Submitted to: Southern Poultry Science Society Meeting Abstracts
Publication Type: Abstract Only
Publication Acceptance Date: December 5, 2002
Publication Date: July 6, 2003
Citation: Buhr, R.J., Bourassa, D.V., Foutz, T.L., Fletcher, D.L. 2003. Electroencephalogram recordings following low and high voltage electrical stunbleeding in broilers. [abstract] Southern Poultry Science Society Meeting Abstracts. 82(suppl.1):138.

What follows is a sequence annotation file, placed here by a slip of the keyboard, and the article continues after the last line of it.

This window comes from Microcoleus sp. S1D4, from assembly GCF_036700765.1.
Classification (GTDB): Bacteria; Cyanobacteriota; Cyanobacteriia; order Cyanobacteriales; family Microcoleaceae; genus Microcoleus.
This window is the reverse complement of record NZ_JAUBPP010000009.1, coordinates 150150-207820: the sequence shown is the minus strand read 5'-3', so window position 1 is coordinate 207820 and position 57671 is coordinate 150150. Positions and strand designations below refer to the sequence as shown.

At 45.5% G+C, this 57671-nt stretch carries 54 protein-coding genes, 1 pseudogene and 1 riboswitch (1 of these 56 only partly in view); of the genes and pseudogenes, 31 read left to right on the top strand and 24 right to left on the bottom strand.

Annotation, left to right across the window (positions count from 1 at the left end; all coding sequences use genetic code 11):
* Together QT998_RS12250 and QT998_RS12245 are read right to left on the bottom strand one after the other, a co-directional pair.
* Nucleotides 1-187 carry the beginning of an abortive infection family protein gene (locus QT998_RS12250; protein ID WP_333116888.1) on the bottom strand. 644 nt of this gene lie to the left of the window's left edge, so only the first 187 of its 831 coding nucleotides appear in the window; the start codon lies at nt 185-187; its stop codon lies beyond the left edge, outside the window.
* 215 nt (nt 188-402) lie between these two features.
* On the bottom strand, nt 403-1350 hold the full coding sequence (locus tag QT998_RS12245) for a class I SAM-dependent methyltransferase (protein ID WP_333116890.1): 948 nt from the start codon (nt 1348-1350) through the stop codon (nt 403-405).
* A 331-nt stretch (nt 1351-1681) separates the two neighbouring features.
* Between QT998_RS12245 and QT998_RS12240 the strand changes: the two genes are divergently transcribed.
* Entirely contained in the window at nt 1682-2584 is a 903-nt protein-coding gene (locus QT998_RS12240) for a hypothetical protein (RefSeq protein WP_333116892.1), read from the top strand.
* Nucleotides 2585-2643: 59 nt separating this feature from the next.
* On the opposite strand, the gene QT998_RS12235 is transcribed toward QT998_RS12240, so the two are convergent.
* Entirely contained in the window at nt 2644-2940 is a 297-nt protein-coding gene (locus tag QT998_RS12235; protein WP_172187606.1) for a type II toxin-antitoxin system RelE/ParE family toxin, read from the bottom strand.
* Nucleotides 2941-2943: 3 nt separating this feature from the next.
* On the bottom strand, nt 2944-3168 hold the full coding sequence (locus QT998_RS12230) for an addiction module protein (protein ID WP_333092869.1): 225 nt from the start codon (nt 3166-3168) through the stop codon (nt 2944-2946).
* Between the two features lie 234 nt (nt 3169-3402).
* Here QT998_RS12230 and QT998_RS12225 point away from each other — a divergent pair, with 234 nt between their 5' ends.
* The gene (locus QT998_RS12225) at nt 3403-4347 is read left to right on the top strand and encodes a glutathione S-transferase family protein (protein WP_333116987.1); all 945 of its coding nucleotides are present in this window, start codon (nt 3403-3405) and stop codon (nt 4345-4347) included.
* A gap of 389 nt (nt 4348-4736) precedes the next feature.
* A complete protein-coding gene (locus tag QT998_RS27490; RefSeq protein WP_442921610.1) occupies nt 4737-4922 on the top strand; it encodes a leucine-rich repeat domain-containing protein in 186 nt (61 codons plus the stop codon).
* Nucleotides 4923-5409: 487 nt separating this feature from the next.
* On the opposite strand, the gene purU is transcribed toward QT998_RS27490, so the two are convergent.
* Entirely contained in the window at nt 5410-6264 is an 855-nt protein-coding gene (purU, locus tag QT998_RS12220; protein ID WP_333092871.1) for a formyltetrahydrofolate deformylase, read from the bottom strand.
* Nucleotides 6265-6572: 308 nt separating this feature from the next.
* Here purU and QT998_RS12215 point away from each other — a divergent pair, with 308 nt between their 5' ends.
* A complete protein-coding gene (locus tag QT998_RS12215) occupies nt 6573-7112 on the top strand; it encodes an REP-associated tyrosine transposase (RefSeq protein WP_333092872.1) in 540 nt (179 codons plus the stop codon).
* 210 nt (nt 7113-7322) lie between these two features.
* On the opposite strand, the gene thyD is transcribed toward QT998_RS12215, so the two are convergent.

Electroencephalograms (EEGs) were recorded for 6-week-old commercial broilers before and after stun-bleeding using the BioRadio 110 and skin surface contact electrodes to evaluate low (USA) and high (EU) electrical stunning protocols. Each broiler was suspended inverted in a processing shackle and three cutaneous snap electrodes adhered to the back of the head and neck where feathers were removed the previous day. The electrode wires were attached to a transmitter that was equipped with an in-line custom-made device to open the circuit during stunning to avoid electrical damage. Both stunning protocols delivered the current through the chicken¿s head (+) and shanks (-) while suspended in a shackle. The first electric stunning protocol (typical for USA) was 15 mA, 23V DC (550 Hz) for 10 s and was immediately followed by 15 V AC (60 Hz) for 5 s. The second electric stun protocol (typical for EU) used a >105 mA AC (60 Hz) for 5 s and was sufficient to induce cardiac arrest. EEG recordings were taken for more than 30 s prior to stunning to acquire a prestun brain activity pattern for each individual broiler. Stunned broilers were immediately bled with a knife and EEGs recorded for 3 min after stunning. The EEG recordings were evaluated to determine wave characteristics and the duration of spontaneous poststun brain activity. The poststun-bleed EEG recordings depicted a brief period of high amplitude spikes, which progressively decreased in amplitude with time. Typically brain activity and EEG amplitude and frequency lessens within the first 30 s after stun-bleeding. Between 30 and 60 s after stun-bleeding, carcass muscular activity sporadically occurs resulting in recording of large spikes on the recordings. After 60 s, broilers appear to be unconscious and rapidly approaching brain death. Comparison among the EEGs recording for broilers stun-bled by either of theses two procedures are very similar, and individual recordings would be difficult to distinguish without examination of the stun duration periods.